Terrestrial gamma-ray flashes (TGFs) have been correlated with an early development stage of high altitude positive intracloud (+IC) flashes in which the negative leader propagates up toward the upper positive charge region, while the positive leader propagates down toward the lower negative charge region. The resultant bidirectional leaders develop electrical potential differences in the vicinity of their heads with respect to the ambient potential distribution created by the thundercloud charges. These potential differences are believed to be of essential importance for the generation of TGFs. Using electrostatic calculations and a three-dimensional Cartesian fractal model, we quantify these potential differences produced in a developing +IC lightning discharge for given thunderstorm electric configurations. We present a case of a +IC lightning discharge in a realistic thunderstorm configuration that leads to a very high (∼300 MV) potential difference and show how a delay in the development of the negative leader with respect to the positive one in a bidirectional leader system can facilitate a high potential difference in the negative leader head region.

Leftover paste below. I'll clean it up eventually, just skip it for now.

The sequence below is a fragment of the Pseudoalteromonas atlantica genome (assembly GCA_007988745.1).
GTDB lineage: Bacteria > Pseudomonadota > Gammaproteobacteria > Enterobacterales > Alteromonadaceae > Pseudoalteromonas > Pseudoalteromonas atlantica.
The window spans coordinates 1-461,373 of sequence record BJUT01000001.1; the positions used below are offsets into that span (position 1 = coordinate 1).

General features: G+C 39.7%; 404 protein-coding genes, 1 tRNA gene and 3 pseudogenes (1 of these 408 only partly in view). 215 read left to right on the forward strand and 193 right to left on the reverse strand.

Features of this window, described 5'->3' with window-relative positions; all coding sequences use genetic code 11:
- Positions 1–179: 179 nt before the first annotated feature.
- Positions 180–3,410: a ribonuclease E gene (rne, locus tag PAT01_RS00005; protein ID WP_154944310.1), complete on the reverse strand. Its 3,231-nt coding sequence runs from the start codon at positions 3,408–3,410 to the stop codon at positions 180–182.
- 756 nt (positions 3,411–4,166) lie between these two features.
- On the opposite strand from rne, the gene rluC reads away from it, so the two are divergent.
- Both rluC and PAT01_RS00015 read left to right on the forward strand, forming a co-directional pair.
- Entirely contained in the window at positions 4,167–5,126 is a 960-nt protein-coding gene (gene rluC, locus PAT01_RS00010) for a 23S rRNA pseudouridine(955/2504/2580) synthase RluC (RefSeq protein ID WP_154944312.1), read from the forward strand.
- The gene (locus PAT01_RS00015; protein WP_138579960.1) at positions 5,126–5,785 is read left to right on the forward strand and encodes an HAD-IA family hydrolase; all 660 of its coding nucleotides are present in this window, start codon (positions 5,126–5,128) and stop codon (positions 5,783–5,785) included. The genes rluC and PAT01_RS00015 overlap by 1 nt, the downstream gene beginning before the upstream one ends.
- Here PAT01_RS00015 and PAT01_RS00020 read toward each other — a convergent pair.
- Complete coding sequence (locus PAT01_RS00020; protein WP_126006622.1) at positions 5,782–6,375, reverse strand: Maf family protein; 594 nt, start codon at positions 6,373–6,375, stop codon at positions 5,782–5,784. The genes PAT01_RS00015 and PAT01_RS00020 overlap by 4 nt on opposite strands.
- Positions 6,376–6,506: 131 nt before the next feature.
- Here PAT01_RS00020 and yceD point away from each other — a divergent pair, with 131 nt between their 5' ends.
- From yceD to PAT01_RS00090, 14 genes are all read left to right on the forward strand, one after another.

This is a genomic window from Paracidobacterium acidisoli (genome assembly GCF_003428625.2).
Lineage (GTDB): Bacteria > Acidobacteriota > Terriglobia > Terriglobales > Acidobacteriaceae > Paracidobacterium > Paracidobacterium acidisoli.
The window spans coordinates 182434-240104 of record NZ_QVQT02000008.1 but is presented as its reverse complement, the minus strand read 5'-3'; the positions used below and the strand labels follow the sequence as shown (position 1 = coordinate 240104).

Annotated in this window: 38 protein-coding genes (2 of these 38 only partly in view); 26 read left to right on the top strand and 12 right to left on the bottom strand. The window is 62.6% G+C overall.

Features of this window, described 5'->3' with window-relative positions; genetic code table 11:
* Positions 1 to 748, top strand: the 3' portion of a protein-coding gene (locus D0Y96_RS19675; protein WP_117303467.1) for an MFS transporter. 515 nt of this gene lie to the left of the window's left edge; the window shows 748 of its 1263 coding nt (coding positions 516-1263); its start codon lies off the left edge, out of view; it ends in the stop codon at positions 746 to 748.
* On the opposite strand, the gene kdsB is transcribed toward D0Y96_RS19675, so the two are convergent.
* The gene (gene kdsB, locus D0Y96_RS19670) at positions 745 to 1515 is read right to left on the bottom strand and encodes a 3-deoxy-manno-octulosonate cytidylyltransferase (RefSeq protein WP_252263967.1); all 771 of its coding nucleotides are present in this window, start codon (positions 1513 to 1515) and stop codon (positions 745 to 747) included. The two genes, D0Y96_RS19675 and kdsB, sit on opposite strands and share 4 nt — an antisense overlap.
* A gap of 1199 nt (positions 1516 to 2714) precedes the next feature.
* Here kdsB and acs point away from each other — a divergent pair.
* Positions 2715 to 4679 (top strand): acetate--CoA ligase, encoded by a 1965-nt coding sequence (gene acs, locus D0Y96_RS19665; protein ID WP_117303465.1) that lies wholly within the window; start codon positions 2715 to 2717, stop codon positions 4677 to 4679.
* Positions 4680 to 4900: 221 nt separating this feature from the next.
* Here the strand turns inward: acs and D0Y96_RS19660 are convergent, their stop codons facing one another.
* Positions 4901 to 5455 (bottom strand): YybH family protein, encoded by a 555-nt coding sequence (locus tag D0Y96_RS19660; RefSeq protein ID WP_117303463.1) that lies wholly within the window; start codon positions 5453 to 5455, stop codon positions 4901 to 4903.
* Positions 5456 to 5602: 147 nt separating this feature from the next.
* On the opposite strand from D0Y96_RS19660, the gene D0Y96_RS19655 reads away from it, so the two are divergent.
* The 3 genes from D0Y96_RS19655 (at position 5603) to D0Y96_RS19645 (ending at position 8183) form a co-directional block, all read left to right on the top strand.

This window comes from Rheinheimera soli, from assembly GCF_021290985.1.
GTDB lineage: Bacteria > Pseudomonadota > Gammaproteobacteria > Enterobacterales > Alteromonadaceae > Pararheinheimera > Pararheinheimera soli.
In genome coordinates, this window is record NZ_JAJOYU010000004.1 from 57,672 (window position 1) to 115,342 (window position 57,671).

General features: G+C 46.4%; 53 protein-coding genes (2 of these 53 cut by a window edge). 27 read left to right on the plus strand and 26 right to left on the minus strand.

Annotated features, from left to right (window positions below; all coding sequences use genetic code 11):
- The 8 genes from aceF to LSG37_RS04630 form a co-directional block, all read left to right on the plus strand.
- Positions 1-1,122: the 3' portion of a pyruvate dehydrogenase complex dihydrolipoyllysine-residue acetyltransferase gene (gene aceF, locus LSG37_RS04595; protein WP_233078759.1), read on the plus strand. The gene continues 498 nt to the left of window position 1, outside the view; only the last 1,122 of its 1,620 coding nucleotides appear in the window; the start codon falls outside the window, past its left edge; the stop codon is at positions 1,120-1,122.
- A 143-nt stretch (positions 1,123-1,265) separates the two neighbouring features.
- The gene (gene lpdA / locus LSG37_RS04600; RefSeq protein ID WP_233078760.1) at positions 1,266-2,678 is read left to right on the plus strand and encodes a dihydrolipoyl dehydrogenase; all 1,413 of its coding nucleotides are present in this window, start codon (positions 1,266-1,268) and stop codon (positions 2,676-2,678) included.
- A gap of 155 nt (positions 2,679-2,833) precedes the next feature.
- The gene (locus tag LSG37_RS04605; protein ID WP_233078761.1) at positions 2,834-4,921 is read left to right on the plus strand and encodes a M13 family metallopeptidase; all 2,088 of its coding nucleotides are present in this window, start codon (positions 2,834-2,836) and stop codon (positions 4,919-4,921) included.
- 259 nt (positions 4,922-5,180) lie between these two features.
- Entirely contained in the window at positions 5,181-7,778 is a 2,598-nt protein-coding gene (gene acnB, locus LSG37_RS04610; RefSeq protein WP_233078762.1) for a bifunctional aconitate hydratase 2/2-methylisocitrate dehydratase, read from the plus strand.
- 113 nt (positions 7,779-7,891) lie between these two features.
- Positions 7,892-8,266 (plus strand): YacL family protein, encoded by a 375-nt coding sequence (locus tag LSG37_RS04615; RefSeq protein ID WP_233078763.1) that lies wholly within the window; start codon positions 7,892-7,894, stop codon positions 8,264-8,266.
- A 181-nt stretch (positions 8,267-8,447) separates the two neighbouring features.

All Science Journal Classification (ASJC) codes
- Space and Planetary Science